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Hemophilia B (Discovered in the Lhasa Apso)

Hemophilia B, also known as Factor IX Deficiency, is a blood clotting disorder most commonly seen in male dogs, which can result in prolonged bleeding after an injury or a surgical procedure.

Key Signs

Excessive or life threatening bleeding

Age of Onset

At birth

Present at birth

Inheritance

X-linked Recessive

For X-linked recessive disorders, the genetic variant is found on the X chromosome. Female dogs must have two copies of the variant to be at risk of developing the condition, whereas male dogs only need one copy to be at risk. Males and females with any copies of the variant may pass the disorder-associated variant to their puppies if bred.

Likelihood of the Condition

High likelihood

At risk dogs are highly likely to show signs of this disease in their lifetime.

What to Do

Here’s how to care for a dog with Hemophilia B

Partner with your veterinarian to make a plan regarding your dog’s well-being, including any insights provided through genetic testing. If your pet is at risk or is showing signs of this disorder, then the first step is to speak with your veterinarian.

For Veterinarians

Here’s what a vet needs to know about Hemophilia B

Blood coagulation is a complex process. Factor IX is one of the proteins necessary for blood coagulation and its deficiency causes hemophilia B in an affected dog. Hemophilia B is a milder blood disorder than hemophilia A, but it may still cause life-threatening bleeding. Specific factor assay may be measured by a reference laboratory. Prior to surgery or invasive procedures, a prothrombin (PT) and partial thromboplastin time (PTT) should be measured. Additional supportive measures, including transfusions, may be necessary. Excessive and prolonged bleeding may be observed during tooth extractions, routine surgeries, and even minor traumas. The condition is usually more severe for active dogs of large size.

Prior to surgery or invasive procedures, a prothrombin (PT) and partial thromboplastin time (PTT) should be measured. Affected dogs should be monitored closely for excessive and prolonged bleeding during and after any required surgical procedures or after any trauma. Blood or platelet transfusions should be provided as necessary to ensure proper clotting if other means are unsuccessful. If multiple transfusions are needed, then it is good to measure the inhibition of factor IX activity which, if present, may require increased transfusion therapy or potentially concurrent corticosteroid treatment.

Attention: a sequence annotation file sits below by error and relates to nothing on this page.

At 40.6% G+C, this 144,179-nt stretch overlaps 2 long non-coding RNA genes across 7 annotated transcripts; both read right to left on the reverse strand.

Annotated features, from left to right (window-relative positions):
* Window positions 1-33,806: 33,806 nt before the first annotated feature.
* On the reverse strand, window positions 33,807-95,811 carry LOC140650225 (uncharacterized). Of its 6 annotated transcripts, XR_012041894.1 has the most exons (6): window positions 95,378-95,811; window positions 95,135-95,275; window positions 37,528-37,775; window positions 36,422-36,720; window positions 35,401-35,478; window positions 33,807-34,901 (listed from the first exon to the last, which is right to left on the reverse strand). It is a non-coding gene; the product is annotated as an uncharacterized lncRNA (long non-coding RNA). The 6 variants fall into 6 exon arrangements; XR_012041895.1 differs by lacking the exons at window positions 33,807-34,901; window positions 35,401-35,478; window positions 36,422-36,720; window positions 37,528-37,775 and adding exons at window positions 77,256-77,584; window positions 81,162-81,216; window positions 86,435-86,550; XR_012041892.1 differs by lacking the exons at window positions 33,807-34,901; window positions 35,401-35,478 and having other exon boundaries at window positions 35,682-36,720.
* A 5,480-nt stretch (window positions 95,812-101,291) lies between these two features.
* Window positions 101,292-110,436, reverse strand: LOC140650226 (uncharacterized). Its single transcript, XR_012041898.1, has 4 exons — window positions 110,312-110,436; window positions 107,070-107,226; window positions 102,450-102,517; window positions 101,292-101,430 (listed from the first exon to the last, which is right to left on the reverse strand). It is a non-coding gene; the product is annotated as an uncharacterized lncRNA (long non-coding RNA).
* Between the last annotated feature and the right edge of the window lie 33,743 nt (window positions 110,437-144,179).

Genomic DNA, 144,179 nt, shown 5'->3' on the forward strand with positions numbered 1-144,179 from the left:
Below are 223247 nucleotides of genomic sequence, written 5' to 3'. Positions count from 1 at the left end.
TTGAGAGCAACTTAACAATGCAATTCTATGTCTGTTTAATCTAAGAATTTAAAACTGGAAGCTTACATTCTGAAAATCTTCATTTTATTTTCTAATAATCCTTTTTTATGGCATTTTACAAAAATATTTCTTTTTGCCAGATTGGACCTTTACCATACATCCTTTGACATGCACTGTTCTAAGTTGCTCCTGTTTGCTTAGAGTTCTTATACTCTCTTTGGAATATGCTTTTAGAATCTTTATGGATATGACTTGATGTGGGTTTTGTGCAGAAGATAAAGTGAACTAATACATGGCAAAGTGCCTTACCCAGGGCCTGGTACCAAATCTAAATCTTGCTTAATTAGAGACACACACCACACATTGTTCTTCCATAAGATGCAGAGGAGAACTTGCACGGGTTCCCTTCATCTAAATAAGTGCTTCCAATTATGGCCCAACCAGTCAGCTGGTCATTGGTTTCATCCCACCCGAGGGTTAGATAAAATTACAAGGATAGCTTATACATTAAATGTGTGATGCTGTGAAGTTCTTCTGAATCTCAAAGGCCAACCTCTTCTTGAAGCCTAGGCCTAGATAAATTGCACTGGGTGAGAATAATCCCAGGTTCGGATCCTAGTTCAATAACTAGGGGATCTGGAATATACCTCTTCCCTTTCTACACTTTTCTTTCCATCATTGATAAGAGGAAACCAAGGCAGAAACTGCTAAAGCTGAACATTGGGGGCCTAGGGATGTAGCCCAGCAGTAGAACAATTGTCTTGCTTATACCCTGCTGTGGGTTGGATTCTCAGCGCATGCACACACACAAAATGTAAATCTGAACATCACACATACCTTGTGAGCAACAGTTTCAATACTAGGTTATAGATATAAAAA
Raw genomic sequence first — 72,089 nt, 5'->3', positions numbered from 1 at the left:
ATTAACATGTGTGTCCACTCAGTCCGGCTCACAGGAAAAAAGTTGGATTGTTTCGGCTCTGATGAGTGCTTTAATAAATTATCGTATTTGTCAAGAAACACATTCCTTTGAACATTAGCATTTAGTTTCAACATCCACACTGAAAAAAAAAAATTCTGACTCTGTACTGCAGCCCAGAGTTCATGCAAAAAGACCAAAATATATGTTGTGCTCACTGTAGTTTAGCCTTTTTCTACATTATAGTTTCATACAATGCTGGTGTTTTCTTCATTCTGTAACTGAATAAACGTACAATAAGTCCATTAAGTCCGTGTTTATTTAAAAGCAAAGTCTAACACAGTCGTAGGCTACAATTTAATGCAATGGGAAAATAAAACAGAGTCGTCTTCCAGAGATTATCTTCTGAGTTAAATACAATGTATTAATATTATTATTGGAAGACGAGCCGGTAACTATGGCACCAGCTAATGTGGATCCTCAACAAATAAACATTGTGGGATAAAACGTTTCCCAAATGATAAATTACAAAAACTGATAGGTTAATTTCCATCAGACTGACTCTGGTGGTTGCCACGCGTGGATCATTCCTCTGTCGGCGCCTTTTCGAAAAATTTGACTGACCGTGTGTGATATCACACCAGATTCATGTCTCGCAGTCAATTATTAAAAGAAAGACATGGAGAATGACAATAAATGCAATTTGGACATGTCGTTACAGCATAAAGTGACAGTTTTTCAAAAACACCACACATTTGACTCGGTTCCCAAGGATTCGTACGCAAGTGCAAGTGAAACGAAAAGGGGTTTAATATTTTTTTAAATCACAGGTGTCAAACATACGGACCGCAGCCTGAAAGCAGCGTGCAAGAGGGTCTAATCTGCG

For Breeders

Planning to breed a dog with this genetic variant?

There are many responsibilities to consider when breeding dogs. Regardless of test results it is important that your dog is in good general health and that you are in a position to care for the puppies if new responsible owners are not found. For first time or novice breeders, advice can be found at most kennel club websites.

This disorder is X-linked recessive, meaning the genetic variant is found on the X chromosome. Given males only have one X chromosome, a single affected copy will increase the risk of being diagnosed with the disorder. Females typically require two copies to be at an elevated risk. Use of dogs with one or two copies of the variant is not recommended for breeding as there is a risk that the resulting litter will contain affected puppies. Please note: It is possible that clinical signs similar to the ones caused by this variant could develop due to a different genetic or clinical cause.

Technical Details

Gene FIX
Variant Deletion
Chromosome X
Coordinate Start 109,521,356
Coordinate End 109,521,361

All coordinates reference CanFam3.1

References & Credit

Credit to our scientific colleagues:

Brooks, M. B., Gu, W., Barnas, J. L., Ray, J., & Ray, K. (2003). A Line 1 insertion in the Factor IX gene segregates with mild hemophilia B in dogs. Mammalian Genome, 14(11), 788–795. View the article

Gu, W., Brooks, M., Catalfamo, J., Ray, J., & Ray, K. (1999). Two distinct mutations cause severe hemophilia B in two unrelated canine pedigrees. Thrombosis and Haemostasis, 82(4), 1270–1275. View the article

Evans, J. P., Brinkhous, K. M., Brayer, G. D., Reisner, H. M., & High, K. A. (1989). Canine hemophilia B resulting from a point mutation with unusual consequences. Proceedings of the National Academy of Sciences of the United States of America, 86(24), 10095–10099. View the article

Mauser, A. E., Whitlark, J., Whitney, K. M., & Lothrop, C. D. (1996). A deletion mutation causes hemophilia B in Lhasa Apso dogs. Blood, 88(9), 3451–3455. View the article

Mischke, R., Kühnlein, P., Kehl, A., Langbein-Detsch, I., Steudle, F., Schmid, A., … Müller, E. (2011). G244E in the canine factor IX gene leads to severe haemophilia B in Rhodesian Ridgebacks. Veterinary Journal, 187(1), 113–118. View the article